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Well, I would definitely be remiss if I didn’t (re)mention the big news concerning Medium, which is that Patricia Arquette stepped forward this week and said that the show would be packing it in after this season. I’m of mixed feelings about this: of course, I love the show and its characters, but no premise can go on indefinitely without showing cracks at the seams, and Medium has definitely had many instances where it seems like the writers are repeating themselves. But apart from the stories, a great deal of joy is had simply by watching the Dubois family interact, watching the girls grow up, etc. It will be tough to realize that I won’t get to see Bridgette blossom into young adulthood, or Marie reach an age where she could get more screen time and juicy lines.
Now, whether the writers saw the writing on the wall before the season started, we may never know, but the potentially huge sweeping changes in the lives of the characters may be beneficial in wrapping things up. Ariel is off to college, Allison is thinking about returning to law school and getting her degree, Devalos will be running for mayor, etc. All I can hope is, the show ends well, and happily for all concerned. I don’t think there’s been a show since Crossing Jordan that I’ve been so enamored of the characters, and they deserve that much. I’ll be sad to see Medium go, but any show that lasts past it sixth season – and on Friday night to boot - has done damn well, especially when you factor in the change of networks two seasons ago. I’ll be expounding more about the history of the show and what it’s meant to me over the final half-season remaining, but for now, let’s get on with tonight’s episode.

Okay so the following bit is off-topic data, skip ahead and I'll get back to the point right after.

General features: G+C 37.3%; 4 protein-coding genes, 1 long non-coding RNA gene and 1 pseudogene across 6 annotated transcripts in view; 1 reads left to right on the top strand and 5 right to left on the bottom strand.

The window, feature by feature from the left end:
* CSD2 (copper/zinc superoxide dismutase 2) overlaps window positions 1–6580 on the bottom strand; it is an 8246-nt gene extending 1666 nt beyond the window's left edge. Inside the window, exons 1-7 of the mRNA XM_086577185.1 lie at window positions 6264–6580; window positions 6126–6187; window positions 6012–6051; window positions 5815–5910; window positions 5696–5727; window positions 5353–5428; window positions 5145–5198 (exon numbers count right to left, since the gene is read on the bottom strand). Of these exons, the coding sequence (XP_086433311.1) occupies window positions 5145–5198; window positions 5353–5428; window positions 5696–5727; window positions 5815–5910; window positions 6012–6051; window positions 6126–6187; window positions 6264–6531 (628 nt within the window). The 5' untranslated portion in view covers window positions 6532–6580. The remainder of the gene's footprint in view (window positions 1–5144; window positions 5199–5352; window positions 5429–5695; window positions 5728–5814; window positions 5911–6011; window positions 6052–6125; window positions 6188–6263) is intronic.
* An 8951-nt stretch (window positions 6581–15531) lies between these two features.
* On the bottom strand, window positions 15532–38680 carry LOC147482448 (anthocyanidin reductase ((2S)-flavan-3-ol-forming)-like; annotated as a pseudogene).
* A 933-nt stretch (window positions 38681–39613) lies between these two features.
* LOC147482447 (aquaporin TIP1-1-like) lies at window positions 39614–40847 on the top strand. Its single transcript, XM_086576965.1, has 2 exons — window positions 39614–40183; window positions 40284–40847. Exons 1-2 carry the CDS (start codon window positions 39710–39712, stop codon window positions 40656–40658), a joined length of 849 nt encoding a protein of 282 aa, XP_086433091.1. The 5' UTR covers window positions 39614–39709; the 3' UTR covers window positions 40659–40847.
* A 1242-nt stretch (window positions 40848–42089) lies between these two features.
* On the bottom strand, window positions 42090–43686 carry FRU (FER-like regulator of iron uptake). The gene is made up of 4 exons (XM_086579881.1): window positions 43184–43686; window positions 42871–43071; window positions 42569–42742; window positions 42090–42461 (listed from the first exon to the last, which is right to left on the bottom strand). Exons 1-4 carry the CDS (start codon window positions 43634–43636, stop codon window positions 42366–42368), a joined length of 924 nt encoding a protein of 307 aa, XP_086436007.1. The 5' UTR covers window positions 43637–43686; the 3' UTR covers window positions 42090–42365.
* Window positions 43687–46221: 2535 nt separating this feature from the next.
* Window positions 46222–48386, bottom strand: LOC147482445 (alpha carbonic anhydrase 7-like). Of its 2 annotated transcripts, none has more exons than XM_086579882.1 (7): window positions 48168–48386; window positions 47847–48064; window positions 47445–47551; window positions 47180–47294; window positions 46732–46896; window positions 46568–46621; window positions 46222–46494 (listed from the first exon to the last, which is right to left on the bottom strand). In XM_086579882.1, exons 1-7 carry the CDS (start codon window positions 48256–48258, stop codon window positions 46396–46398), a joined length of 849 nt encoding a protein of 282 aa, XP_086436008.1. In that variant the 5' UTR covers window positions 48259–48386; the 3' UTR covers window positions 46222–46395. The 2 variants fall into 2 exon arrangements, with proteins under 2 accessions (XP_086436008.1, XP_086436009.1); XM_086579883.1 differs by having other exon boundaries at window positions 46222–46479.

The ODS starts with a man in a hideously ugly tie knocking on the door of another middle-aged man named Clark Kerwin (played by Brian F. O’Byrne, who you may remember played Aaron Stark in last year’s ill-fated show Flash Forward). It seems Clark is a recent parolee, and one of the conditions of his parole is that he notify his neighbors that he is, in fact, a sex offender. So the man, whose name is John Claybourne, who is Clark’s parole officer, escorts while he nails unflattering warning flyers to every tree on the block. John waves hello to a couple of the neighbors, including a teenage girl across the street picking the morning paper off the lawn. The girl, of course, is Bridget. This wakes Allison up, and it takes very little time to realize that the events of her dream happened mere minutes ago, as confirmed by the flyers that are definitely present on the trees up and down her street. Uh-oh.